Environment and Natural Resources Secretary Ramon J. P. Paje welcomed a recent resolution by the country’s highest tribunal ordering government agencies to abide by deadlines in cleaning up Manila Bay.

“I personally welcomed the move of the Supreme Court of giving the DENR, as well as the other government agencies, time frames within which we are to implement our respective tasks in cleaning up the Manila Bay,” Paje said during a sail of Manila Bay on Friday (March 11, 2011) with five Supreme Court justices led by Chief Justice Renato Corona.

The other justices who joined the Manila Bay inspection tour were Justice Presbitero J. Velasco Jr, Justice Lucas P. Bersamin, Justice Mariano C. Del Castillo and Justice Jose P. Perez.

The sail, which began at the Philippine Coast Guard (PCG) wharf in South Harbor in Manila aboard MV EDSA II, provided the SC justices an ocular assessment of on-going efforts in the historic bay’s rehabilitation and restoration. “The overall state of Manila Bay has deteriorated since the issuance of the mandamus, but there are certain areas that have actually shown a little improvement. The deadlines set by the SC will hopefully lead to the bay’s rehabilitation at the soonest possible time,” Paje said.

The SC on February 15, 2011 rendered a decision based on recommendations by the Manila Bay Advisory Committee (MBAC) led by SC Justice Presbitero Velasco, Jr., to set time frames for the agencies to perform their tasks as ordered in a “writ of continuing mandamus” for the DENR and 10 other government agencies to clean up Manila Bay, known worldwide for its beautiful sunset. The mandamus was issued in December 2008 as a result of a complaint filed by “concerned residents of Manila Bay” on the alleged inaction of government to improve the bay’s condition.

During the meeting, Paje directed Manila Bay Coordinating Office (MBCO) Executive Director Noel Gaerlan to submit to the SC the updated Operational Plan for Manila Bay Coastal Strategy (OPMBCS) even before the June 30, 2011 deadline set by the SC. The plan is also to include template forms or lists for an environmental compliance audit as suggested by environmental lawyer Antonio Oposa.

Oposa had presented “practical ways” to clean up the bay, suggesting that issues be divided into three: solid waste management, liquid waste management, and informal settlers. He also proposed that barangays be audited according to their compliance to the Ecological Solid Waste Management Act, evaluating them with a “point system” for segregation, collection, existence of materials recovery facilities, dumpsites, and the like.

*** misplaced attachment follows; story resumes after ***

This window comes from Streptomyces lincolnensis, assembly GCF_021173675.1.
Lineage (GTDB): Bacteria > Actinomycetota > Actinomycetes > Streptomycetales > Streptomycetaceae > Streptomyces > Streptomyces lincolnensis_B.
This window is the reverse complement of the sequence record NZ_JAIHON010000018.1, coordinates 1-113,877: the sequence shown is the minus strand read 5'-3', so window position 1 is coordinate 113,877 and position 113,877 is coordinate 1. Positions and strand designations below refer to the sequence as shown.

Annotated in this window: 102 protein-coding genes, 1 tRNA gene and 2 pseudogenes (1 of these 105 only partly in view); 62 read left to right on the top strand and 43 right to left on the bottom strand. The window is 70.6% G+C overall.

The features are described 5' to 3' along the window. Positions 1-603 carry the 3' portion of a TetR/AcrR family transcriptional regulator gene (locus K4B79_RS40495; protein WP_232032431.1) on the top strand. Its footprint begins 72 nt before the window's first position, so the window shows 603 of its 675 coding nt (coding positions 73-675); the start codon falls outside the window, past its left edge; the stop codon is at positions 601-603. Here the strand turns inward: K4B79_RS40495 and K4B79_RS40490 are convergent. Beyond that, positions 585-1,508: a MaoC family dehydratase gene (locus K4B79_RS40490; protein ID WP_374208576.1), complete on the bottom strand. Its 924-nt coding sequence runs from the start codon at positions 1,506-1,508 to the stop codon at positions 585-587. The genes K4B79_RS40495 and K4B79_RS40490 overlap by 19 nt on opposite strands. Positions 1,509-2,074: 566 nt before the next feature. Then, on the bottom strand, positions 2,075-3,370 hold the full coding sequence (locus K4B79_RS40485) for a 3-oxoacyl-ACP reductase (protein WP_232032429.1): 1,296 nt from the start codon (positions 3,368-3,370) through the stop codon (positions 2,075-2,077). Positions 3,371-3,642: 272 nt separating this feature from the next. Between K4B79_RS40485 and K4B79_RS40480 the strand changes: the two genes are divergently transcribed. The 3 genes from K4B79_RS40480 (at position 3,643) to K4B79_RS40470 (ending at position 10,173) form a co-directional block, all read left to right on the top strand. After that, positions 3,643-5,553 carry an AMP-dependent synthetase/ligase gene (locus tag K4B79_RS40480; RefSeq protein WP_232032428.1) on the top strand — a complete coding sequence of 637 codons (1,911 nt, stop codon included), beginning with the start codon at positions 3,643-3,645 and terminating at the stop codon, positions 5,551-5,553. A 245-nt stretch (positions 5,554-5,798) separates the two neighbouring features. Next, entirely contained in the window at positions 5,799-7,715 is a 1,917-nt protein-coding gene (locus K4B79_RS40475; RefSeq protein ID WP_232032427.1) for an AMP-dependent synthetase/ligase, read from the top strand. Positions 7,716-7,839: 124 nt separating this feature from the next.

Earlier during the meeting, MBCO’s Gaerlan presented the results of water quality monitoring for year 2010, indicating the amounts of fecal and total coliform as counted in 14 monitoring stations set up along bathing beaches around the bay. These stations are located in the following bathing areas: two stations each at Noveleta, Tanza and Naic, all in Cavite; Limay and Mariveles in Bataan; and one each at the Navotas Fishport, Luneta Park, Bacoor and Rosario, Cavite.

Of these 14, only six passed the class SB criteria for fecal coliform, namely two stations in Noveleta, two in Tanza, one each in Mariveles and Limay. Meanwhile, nine yielded passing marks for total coliform, namely two in Noveleta, two in Naic, one in Cavite, and all four in Bataan.

Gaerlan also reported that the Parañaque River has reached a critical level of 0.345 mg/L level of dissolved oxygen (DO), far below the ideal of above 5mg/L. DO is the amount of oxygen necessary for marine life to survive.

On the other hand, the Ylangylang River in Cavite registered high amounts of biochemical oxygen demand (BOD), which at 89.75 mg/L is way above the required 5mg/L. BOD is the measure of oxygen used by bacteria to decompose organic waste in the higher supply. A high amount of BOD means bacteria robs other aquatic organisms of oxygen supply they need to live.